Details of the NORCCAP trial have been described previously (19–21). Briefly, NORCCAP was a randomized clinical trial in which 20,780 individuals were offered sigmoidoscopy screening in the intervention arm, and it was performed in 1999-2000 (age group 55-64) and 2001 (age group 50-54). The study recruited participants directly from the population registry of the Norwegian counties Oslo and Telemark. All participants were examined with flexible sigmoidoscopy, while 10,387 participants additionally delivered stool samples for an immunochemical fecal occult blood test (iFOBT – FlexSure OBT) and a fresh-frozen stool sample for biobanking. We selected a subset of participants with archived fresh-frozen fecal samples for microbiome analyses (Figure 1). The participants’ full CRC history was retrieved from the Cancer Registry of Norway in 2015 by using personal identification numbers and included the ICD-10 coded diagnoses C18, C19, and C20. We included all participants diagnosed with CRC at screening or by registry follow-up. Individuals with high-risk adenomas were defined as those presenting with one or more adenomas of ≥10 mm, with high-grade dysplasia or villous components regardless of polyp size, or those with three or more adenomas regardless of size, dysplasia, and villosity. We included a subset of HRA samples matching the CRC group on sex, age, and examination date. The control group was selected from a pool of participants with no findings (i.e., no lesions) at the screening examination (including low-risk adenomas) and who remained cancer-free during follow-up. Controls were selected by matching sex, age, and examination date to the CRC and HRA groups. Samples that were missing from the freezer, had a low amount of stool, or had no DNA extracted (none detected by Qubit) were excluded. All methods were carried out in accordance with the Declaration of Helsinki. All participants signed the informed consent that their samples and data could be used for research upon enrolment in the study. The study and all experimental protocols received ethical approval from the Regional Committees for Medical and Health Research Ethics in South-Eastern Norway (ref: 22337).
Figure 1 Recruitment flowchart. Half of the NORCCAP participants were invited to deliver a stool sample in addition to participating in sigmoidoscopy screening. Half of these fecal samples were stored below −20°C. A subset of samples diagnosed with CRC and HRA and healthy controls were included in the study and homogenized in preservation buffers. Those with sufficient DNA extracted were included in 16S rRNA (n = 144) and metagenome sequencing (n = 47). FS, flexible sigmoidoscopy; FOBT, fecal occult blood test.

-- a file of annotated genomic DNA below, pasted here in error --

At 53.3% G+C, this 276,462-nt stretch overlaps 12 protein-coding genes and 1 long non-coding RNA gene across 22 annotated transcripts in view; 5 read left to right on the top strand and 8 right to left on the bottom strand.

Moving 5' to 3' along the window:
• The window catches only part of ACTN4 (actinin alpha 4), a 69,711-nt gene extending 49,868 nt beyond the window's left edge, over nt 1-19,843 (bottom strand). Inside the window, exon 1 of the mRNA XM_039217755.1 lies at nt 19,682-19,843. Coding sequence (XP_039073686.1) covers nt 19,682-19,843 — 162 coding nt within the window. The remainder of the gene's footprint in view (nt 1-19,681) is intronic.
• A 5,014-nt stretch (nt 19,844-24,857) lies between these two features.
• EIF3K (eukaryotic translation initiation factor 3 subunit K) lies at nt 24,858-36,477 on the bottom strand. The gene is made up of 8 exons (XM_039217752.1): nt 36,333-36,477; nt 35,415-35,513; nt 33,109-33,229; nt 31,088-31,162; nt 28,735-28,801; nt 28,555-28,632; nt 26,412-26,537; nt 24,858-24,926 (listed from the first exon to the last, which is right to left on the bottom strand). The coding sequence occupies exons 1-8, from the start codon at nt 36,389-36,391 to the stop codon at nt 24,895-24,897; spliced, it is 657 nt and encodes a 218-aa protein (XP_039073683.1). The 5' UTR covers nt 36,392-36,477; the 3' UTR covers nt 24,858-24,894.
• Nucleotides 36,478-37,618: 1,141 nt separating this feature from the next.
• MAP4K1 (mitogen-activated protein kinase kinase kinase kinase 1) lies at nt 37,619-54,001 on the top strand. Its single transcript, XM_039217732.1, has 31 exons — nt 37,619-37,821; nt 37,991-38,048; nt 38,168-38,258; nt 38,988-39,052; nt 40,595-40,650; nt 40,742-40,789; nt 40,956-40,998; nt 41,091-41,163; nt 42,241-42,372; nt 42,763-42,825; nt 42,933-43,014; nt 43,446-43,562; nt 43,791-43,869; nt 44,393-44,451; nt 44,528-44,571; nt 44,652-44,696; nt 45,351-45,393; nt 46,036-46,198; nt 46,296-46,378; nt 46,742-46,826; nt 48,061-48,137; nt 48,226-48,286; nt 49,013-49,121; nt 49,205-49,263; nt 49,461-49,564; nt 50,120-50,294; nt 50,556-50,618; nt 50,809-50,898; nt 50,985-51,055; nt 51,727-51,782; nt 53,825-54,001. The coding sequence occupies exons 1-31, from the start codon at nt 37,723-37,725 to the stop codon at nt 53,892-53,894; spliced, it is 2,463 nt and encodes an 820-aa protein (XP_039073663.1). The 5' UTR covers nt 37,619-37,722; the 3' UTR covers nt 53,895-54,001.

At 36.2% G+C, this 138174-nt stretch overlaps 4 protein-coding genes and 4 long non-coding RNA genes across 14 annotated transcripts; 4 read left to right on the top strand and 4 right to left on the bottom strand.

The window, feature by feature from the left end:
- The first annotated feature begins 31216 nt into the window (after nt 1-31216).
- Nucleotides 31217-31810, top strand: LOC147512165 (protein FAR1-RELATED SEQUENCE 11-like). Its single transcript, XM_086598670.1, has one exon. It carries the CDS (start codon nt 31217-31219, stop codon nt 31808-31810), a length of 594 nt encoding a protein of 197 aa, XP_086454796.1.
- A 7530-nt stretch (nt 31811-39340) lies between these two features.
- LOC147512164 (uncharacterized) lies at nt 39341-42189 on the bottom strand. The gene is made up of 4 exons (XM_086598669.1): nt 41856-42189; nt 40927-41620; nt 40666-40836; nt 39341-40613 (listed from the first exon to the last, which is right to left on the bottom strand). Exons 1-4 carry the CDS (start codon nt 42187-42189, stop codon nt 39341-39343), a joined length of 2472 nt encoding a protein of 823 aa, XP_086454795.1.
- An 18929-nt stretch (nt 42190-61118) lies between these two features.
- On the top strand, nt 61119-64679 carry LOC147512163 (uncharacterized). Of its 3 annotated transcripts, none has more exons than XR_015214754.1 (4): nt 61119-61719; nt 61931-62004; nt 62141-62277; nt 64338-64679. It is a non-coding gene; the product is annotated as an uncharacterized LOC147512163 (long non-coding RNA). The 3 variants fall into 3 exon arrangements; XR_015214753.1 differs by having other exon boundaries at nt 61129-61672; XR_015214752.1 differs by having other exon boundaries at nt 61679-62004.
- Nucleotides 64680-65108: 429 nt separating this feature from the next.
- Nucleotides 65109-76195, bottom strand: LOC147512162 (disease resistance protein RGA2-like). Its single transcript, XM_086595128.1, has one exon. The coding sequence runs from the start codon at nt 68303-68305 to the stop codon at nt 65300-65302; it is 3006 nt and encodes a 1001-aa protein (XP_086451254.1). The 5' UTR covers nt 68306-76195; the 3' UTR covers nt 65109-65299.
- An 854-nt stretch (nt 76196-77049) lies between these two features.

2.2 DNA extraction, library preparation, and sequencing
Participants were asked to collect stool samples immediately after defecation at home in 20-ml vials and to store the samples for at most 7 days in a freezer (−20°C) before sigmoidoscopy screening. The samples were delivered to either of the two screening centers in Oslo or Telemark at the time of sigmoidoscopy screening where further storage was at −20°C. We have previously demonstrated the feasibility of obtaining microbiota profiles from these archived stool samples (22). Prior to DNA extraction, the samples were thawed, homogenized, and mixed with OMNIgene gut buffer. The stool samples in NORCCAP have not been subjected to freeze–thaw cycles previously, with a few exceptions that have been thawed once only. The extraction of DNA was carried out using the QIAsymphony automated extraction system, using a QIAsymphony DSP Virus/Pathogen Midi Kit (Qiagen, Hilden, Germany), after an off-board lysis protocol with some modifications. Each sample was lysed with bead beating: a 500-µl sample aliquot was transferred to a Lysing Matrix E tube (Solon, USA:MP Biomedicals) and mixed with 700 µl of phosphate-buffered saline (PBS). The mixture was then shaken at 6.5 m/s for 45 s. After the bead beating, 800 µl of the sample was mixed with 1,055 µl of “off-board lysis buffer” (proteinase K, ATL buffer, ACL buffer, and nuclease-free water) and incubated at 68°C for 15 min for lysis. Nucleic acid purification was performed on the QIAsymphony extraction robot using the Complex800_OBL_CR22796_ID 3489 protocol. Purified DNA was eluted in 60 µl of AVE buffer (Qiagen, Hilden, Germany). DNA purity was assessed using a NanoDrop 2000 spectrophotometer (Thermo Fisher Scientific, MA, USA), and the concentration was measured using a Qubit instrument (Thermo Fisher Scientific, MA, USA).
After DNA extraction and sample quality assessment, the libraries were prepared for 16S rRNA and shotgun metagenome sequencing. In total, 144 samples had sufficient DNA for 16S rRNA sequencing. Sample amplification was carried out using 16S primers S-D-Bact-0341-b-S-17 (5′CCTACGGGNGGCWGCAG′3) and S-D-Bact-0785-a-A-21 (5′GACTACHVGGGTATCTAATCC′3) to amplify the V3-V4 regions (23). Amplification was performed using the TruSeq (TS)-tailed 1-step amplification protocol (24) with random spacers to shift the sequencing start. Paired-end 300 bp sequencing of PCR amplicons was performed on the Illumina MiSeq instrument (Illumina, Inc., CA, USA) (Figure S1A). Forty-seven of the samples had sufficient DNA for additional whole-genome shotgun sequencing (Figure S1B). The metagenomes provide additional taxonomical resolution and improved estimates of functional potential and were used for validation of the 16S rRNA sequencing results. Samples were cleaned up and concentrated using AMPure XP (Beckman Coulter, IN, USA) and normalized to a total input of 4 ng of dsDNA. Sequencing libraries were prepared using the Riptide protocol (Twist Bioscience HQ, CA, USA) and sequenced on Illumina NovaSeq paired-end 2 × 130 bp. The Riptide protocol includes linear amplification with random primers and dideoxy nucleotide-induced self-termination, thereby avoiding DNA fragmentation (25). Sequencing was performed at FIMM Technology Centre in Helsinki, Finland.